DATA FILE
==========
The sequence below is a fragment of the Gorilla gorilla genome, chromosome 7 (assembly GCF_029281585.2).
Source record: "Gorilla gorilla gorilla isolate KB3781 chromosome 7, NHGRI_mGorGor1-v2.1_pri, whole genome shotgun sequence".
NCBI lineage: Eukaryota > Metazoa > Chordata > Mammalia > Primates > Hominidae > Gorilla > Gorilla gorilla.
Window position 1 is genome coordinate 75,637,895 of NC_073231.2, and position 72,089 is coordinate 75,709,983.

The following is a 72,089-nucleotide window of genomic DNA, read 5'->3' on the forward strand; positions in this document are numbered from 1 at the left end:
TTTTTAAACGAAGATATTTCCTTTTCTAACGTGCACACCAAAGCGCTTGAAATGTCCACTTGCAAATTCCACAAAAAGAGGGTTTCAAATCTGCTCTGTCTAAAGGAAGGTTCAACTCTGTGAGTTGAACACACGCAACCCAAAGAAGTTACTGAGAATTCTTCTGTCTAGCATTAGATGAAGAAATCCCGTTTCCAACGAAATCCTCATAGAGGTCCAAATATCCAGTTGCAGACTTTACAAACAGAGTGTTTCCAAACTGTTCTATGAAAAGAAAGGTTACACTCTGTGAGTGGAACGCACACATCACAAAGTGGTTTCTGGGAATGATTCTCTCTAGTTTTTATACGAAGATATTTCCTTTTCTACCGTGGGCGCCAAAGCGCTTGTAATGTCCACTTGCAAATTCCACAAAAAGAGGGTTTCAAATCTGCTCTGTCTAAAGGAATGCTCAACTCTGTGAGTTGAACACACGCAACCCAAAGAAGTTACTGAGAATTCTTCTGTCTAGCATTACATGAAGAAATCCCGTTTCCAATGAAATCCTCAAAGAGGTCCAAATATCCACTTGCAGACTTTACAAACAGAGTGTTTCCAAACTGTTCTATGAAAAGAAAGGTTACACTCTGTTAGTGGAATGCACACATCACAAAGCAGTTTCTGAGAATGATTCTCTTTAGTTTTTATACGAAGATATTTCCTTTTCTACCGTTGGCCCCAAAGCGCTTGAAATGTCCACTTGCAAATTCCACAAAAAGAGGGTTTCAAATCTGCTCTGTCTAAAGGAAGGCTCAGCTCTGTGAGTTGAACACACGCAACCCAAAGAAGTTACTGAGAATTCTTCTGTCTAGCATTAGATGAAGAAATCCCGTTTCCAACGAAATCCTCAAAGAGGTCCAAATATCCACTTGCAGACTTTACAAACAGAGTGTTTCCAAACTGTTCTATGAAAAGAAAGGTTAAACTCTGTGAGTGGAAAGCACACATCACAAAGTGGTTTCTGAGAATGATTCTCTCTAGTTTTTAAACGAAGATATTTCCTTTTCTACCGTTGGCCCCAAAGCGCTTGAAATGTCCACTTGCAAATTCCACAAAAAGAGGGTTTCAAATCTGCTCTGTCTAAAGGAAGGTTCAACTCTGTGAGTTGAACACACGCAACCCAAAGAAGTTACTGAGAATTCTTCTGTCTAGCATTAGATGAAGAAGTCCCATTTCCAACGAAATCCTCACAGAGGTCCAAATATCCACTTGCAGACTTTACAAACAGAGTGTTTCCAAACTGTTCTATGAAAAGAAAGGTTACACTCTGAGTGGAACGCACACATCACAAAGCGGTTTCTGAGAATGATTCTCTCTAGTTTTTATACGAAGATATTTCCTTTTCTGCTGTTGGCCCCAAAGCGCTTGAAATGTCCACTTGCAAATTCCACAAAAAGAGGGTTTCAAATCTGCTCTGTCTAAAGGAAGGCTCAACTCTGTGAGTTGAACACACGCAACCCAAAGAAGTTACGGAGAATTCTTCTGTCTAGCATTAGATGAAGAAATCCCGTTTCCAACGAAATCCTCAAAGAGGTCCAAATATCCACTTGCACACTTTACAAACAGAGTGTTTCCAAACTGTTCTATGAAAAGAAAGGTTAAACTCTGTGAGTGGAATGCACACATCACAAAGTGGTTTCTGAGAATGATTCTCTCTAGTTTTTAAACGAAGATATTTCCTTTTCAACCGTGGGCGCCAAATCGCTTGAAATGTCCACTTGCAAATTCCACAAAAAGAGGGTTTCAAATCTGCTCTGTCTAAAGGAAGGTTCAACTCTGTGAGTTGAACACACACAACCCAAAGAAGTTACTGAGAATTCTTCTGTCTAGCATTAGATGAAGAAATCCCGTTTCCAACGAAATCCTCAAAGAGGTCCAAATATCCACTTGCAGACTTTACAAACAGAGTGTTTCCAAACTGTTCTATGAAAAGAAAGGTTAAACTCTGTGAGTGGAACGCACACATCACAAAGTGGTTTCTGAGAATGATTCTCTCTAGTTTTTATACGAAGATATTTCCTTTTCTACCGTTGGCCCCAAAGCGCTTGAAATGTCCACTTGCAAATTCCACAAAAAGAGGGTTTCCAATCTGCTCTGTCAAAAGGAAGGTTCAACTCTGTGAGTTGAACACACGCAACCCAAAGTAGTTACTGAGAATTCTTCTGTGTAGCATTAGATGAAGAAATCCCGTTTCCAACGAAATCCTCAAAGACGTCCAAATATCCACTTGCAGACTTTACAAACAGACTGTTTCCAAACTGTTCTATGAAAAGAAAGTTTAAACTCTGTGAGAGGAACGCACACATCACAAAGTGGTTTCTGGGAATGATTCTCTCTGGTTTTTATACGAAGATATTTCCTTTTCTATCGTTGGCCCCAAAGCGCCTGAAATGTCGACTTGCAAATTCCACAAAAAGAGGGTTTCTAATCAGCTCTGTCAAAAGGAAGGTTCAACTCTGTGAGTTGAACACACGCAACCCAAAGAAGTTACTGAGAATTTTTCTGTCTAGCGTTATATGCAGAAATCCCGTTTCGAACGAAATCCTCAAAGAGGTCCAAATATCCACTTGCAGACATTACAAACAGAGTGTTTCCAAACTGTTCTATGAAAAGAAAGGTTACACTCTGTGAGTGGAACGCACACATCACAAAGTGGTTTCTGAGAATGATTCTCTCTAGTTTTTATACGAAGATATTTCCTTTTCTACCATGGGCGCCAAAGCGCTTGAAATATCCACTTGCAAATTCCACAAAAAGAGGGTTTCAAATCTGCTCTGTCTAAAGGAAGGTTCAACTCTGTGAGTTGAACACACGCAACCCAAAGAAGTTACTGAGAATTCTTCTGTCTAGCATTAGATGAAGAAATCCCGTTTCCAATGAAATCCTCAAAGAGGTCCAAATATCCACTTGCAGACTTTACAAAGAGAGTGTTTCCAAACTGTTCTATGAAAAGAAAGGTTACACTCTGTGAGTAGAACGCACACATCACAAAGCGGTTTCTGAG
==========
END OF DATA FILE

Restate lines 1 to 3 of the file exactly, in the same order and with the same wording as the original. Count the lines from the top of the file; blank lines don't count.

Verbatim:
The sequence below is a fragment of the Gorilla gorilla genome, chromosome 7 (assembly GCF_029281585.2).
Source record: "Gorilla gorilla gorilla isolate KB3781 chromosome 7, NHGRI_mGorGor1-v2.1_pri, whole genome shotgun sequence".
NCBI lineage: Eukaryota > Metazoa > Chordata > Mammalia > Primates > Hominidae > Gorilla > Gorilla gorilla.